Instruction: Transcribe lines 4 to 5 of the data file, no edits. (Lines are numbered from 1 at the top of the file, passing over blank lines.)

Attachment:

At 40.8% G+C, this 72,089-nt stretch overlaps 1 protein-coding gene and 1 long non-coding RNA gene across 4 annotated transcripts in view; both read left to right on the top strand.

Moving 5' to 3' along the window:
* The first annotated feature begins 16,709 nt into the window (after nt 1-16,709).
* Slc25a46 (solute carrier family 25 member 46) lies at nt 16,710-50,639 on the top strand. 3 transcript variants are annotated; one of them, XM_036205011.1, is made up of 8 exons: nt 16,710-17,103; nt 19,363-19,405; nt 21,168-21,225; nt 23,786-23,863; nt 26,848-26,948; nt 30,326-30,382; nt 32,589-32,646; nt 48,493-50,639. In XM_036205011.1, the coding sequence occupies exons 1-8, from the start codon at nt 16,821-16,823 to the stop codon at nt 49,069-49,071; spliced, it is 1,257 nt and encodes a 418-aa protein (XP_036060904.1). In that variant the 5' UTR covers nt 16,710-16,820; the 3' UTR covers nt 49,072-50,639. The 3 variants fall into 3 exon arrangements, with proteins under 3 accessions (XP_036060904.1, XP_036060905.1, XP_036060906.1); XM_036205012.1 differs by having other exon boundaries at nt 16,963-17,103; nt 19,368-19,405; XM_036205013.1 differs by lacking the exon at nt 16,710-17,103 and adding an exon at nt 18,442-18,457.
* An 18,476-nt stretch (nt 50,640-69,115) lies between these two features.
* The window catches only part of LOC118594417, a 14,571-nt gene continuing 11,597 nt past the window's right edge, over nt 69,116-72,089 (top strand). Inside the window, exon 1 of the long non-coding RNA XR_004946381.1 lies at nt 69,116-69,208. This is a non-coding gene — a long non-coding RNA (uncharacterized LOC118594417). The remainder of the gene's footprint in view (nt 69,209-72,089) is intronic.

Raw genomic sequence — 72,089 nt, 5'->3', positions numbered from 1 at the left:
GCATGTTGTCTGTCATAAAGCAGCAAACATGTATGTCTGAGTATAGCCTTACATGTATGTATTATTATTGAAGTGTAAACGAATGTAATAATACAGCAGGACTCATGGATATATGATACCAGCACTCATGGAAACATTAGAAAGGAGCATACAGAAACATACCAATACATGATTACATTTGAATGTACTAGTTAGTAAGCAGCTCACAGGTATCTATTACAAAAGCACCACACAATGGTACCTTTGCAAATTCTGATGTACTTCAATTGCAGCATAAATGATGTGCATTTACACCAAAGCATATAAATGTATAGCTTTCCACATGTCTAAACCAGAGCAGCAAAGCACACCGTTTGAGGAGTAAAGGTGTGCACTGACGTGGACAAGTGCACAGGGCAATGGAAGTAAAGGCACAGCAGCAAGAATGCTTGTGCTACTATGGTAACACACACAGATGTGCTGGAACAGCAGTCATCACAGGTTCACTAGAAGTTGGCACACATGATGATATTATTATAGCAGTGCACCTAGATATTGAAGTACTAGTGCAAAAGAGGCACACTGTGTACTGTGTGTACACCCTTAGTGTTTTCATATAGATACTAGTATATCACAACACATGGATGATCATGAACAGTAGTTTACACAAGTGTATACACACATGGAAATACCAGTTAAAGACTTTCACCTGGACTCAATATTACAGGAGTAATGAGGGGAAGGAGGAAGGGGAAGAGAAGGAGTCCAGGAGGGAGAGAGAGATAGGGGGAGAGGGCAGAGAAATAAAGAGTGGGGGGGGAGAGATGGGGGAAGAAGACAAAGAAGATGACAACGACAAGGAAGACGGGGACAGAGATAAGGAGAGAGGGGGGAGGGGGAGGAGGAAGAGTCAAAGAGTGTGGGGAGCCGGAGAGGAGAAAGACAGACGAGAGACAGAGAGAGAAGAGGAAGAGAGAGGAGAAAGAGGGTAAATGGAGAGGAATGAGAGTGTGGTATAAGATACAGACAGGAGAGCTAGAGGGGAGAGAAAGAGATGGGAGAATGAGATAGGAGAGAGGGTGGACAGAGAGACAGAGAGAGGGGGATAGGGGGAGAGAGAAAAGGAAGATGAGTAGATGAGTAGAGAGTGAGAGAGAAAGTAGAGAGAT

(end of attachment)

* Slc25a46 (solute carrier family 25 member 46) lies at nt 16,710-50,639 on the top strand. 3 transcript variants are annotated; one of them, XM_036205011.1, is made up of 8 exons: nt 16,710-17,103; nt 19,363-19,405; nt 21,168-21,225; nt 23,786-23,863; nt 26,848-26,948; nt 30,326-30,382; nt 32,589-32,646; nt 48,493-50,639. In XM_036205011.1, the coding sequence occupies exons 1-8, from the start codon at nt 16,821-16,823 to the stop codon at nt 49,069-49,071; spliced, it is 1,257 nt and encodes a 418-aa protein (XP_036060904.1). In that variant the 5' UTR covers nt 16,710-16,820; the 3' UTR covers nt 49,072-50,639. The 3 variants fall into 3 exon arrangements, with proteins under 3 accessions (XP_036060904.1, XP_036060905.1, XP_036060906.1); XM_036205012.1 differs by having other exon boundaries at nt 16,963-17,103; nt 19,368-19,405; XM_036205013.1 differs by lacking the exon at nt 16,710-17,103 and adding an exon at nt 18,442-18,457.
* An 18,476-nt stretch (nt 50,640-69,115) lies between these two features.